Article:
Aberdeen Gardens

The Historical Foundation of Aberdeen Gardens was founded out of the Aberdeen Gardens Historic and Civic Association, Inc., for the purpose of preserving, restoring and maintaining Historic Aberdeen Gardens.

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A New Deal model resettlement community built between 1933 and 1938, Aberdeen Gardens was once a slave plantation in Elizabeth City County (now known as Hampton), Va. After emancipation, many freedmen purchased plots of the land on which they had toiled, and continued their work as farmers. When new employment opportunities arose with the establishment of the Newport News Shipyard nearby, many stopped farming and sold their land. Shipyard employment drew many African-Americans from outside the peninsula area to nearby African-American communities. Overcrowding eventually turned the communities to slums.

These slum conditions, which African-American shipyard workers were forced to inhabit, led to the establishment of a model resettlement community in Aberdeen. The project was the first and only New Deal model resettlement community designed and built by African-Americans. Architect and Howard University professor Hilvard R. Robinson designed the community, and it was built by African-American contractors and laborers. Dedicated in 1937, Aberdeen Gardens consisted of 158 brick houses on large garden lots, a school and a community store. Near the end of World War II, Aberdeen tenants were allowed to purchase their homes.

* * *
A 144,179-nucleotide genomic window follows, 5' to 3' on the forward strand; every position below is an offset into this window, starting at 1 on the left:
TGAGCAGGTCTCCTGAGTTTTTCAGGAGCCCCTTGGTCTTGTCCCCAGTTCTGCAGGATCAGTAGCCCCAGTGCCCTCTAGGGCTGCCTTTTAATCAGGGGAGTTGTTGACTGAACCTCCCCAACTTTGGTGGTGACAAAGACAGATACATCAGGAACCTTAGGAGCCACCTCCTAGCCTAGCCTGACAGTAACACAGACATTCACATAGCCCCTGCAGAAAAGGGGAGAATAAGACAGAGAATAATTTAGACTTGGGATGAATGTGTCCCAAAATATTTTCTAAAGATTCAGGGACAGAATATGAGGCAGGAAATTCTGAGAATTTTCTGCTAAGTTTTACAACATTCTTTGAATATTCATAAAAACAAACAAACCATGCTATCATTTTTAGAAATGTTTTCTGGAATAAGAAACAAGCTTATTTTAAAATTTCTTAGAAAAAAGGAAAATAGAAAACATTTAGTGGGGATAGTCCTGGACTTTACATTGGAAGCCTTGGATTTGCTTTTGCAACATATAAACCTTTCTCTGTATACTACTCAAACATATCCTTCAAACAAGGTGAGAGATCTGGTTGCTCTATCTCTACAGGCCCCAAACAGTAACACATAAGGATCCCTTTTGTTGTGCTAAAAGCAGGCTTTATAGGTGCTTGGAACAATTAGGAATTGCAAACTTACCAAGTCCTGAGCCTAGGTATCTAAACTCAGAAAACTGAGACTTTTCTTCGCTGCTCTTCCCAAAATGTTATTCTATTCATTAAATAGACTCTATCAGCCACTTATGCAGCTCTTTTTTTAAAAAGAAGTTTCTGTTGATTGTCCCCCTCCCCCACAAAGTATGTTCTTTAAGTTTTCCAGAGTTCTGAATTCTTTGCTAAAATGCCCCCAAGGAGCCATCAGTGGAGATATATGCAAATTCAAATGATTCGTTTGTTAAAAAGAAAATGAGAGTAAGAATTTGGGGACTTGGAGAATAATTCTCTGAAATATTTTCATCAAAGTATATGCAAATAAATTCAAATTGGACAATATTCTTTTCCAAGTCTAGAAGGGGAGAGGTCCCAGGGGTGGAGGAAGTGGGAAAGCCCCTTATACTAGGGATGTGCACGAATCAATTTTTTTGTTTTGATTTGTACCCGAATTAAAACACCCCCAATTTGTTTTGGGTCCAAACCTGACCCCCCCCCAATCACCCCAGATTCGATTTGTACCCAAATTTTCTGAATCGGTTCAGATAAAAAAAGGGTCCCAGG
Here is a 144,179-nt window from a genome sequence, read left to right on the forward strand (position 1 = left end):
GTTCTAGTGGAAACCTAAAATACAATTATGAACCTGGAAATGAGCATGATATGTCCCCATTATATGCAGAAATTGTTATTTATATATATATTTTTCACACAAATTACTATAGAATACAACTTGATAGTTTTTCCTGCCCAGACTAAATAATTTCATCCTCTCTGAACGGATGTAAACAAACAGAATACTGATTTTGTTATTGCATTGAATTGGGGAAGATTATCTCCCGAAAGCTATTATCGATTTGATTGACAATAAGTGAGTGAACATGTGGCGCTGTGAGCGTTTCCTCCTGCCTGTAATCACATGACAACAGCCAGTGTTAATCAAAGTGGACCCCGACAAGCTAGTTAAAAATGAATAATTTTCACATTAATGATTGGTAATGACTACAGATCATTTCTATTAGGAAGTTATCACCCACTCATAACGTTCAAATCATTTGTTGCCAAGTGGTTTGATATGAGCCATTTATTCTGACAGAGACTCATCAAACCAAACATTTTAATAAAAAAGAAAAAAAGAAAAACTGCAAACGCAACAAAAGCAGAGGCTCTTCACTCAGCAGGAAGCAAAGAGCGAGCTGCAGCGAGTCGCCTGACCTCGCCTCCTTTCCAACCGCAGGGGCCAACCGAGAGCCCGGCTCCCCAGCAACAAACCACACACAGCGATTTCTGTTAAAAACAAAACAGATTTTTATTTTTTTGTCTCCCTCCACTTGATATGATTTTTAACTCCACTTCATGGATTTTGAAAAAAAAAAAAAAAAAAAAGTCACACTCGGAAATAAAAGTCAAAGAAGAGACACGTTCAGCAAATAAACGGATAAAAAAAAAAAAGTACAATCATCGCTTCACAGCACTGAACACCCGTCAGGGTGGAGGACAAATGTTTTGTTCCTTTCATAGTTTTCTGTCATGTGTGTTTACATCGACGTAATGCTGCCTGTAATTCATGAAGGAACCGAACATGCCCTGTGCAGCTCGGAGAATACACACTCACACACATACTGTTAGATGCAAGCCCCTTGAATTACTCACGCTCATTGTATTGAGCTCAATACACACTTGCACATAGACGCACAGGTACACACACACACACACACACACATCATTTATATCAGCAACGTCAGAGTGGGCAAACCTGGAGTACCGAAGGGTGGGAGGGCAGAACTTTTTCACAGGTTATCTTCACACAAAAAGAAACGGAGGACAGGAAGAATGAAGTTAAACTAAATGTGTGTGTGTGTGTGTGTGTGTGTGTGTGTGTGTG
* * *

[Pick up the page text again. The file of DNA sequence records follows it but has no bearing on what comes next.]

Today, Aberdeen Gardens remains a stable middle-class neighborhood where many descendants of the original families still live in the historic homes. In February 1994, Aberdeen Gardens was designated a historic landmark by the Commonwealth of Virginia. Three months later, it was added to the National Register of Historic Places.

The 158 homes that stand today are in varying states of disrepair. The $50,000 HGTV Restore America grant will enable the Historical Foundation of Aberdeen Gardens to move forward with the most urgent repair needs, including roof replacement and window repair.

"From homes and schools to sacred sites and neighborhood shops, communities like Aberdeen Gardens provide a tangible link to the people and events that have shaped our country," said Richard Moe, president of the National Trust for Historic Preservation. "Through our partnerships with HGTV and PARADE, we hope to continue to work with cities and towns across the nation to preserve the physical reminders of our past, which are essential for creating a sense of place, as well as instilling civic pride and community spirit."

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